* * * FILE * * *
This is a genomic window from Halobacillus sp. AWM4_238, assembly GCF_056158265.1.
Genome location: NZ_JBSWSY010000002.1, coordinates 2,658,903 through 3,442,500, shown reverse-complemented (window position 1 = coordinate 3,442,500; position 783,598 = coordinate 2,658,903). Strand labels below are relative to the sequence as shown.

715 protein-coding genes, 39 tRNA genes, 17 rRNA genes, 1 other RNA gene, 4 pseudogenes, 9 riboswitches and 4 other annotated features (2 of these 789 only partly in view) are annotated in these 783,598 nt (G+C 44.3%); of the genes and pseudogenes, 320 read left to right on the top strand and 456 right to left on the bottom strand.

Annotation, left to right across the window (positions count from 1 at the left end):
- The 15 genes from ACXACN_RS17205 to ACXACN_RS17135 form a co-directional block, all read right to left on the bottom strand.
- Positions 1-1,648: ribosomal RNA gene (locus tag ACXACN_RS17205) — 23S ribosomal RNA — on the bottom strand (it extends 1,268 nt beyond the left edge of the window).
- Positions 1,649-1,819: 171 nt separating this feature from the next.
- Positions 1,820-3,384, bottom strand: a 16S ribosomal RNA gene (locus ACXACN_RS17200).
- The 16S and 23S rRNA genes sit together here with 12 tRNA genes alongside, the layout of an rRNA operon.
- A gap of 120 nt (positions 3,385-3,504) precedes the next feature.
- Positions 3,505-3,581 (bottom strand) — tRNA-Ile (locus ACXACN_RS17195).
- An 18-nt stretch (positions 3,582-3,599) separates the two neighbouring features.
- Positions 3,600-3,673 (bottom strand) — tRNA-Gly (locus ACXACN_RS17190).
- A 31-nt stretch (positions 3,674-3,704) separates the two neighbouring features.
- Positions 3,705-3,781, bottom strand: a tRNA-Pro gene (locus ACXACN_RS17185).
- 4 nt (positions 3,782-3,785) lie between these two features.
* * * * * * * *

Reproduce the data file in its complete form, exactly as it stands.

This is a genomic window from Halobacillus sp. AWM4_238, assembly GCF_056158265.1.
Genome location: NZ_JBSWSY010000002.1, coordinates 2,658,903 through 3,442,500, shown reverse-complemented (window position 1 = coordinate 3,442,500; position 783,598 = coordinate 2,658,903). Strand labels below are relative to the sequence as shown.

715 protein-coding genes, 39 tRNA genes, 17 rRNA genes, 1 other RNA gene, 4 pseudogenes, 9 riboswitches and 4 other annotated features (2 of these 789 only partly in view) are annotated in these 783,598 nt (G+C 44.3%); of the genes and pseudogenes, 320 read left to right on the top strand and 456 right to left on the bottom strand.

Annotation, left to right across the window (positions count from 1 at the left end):
- The 15 genes from ACXACN_RS17205 to ACXACN_RS17135 form a co-directional block, all read right to left on the bottom strand.
- Positions 1-1,648: ribosomal RNA gene (locus tag ACXACN_RS17205) — 23S ribosomal RNA — on the bottom strand (it extends 1,268 nt beyond the left edge of the window).
- Positions 1,649-1,819: 171 nt separating this feature from the next.
- Positions 1,820-3,384, bottom strand: a 16S ribosomal RNA gene (locus ACXACN_RS17200).
- The 16S and 23S rRNA genes sit together here with 12 tRNA genes alongside, the layout of an rRNA operon.
- A gap of 120 nt (positions 3,385-3,504) precedes the next feature.
- Positions 3,505-3,581 (bottom strand) — tRNA-Ile (locus ACXACN_RS17195).
- An 18-nt stretch (positions 3,582-3,599) separates the two neighbouring features.
- Positions 3,600-3,673 (bottom strand) — tRNA-Gly (locus ACXACN_RS17190).
- A 31-nt stretch (positions 3,674-3,704) separates the two neighbouring features.
- Positions 3,705-3,781, bottom strand: a tRNA-Pro gene (locus ACXACN_RS17185).
- 4 nt (positions 3,782-3,785) lie between these two features.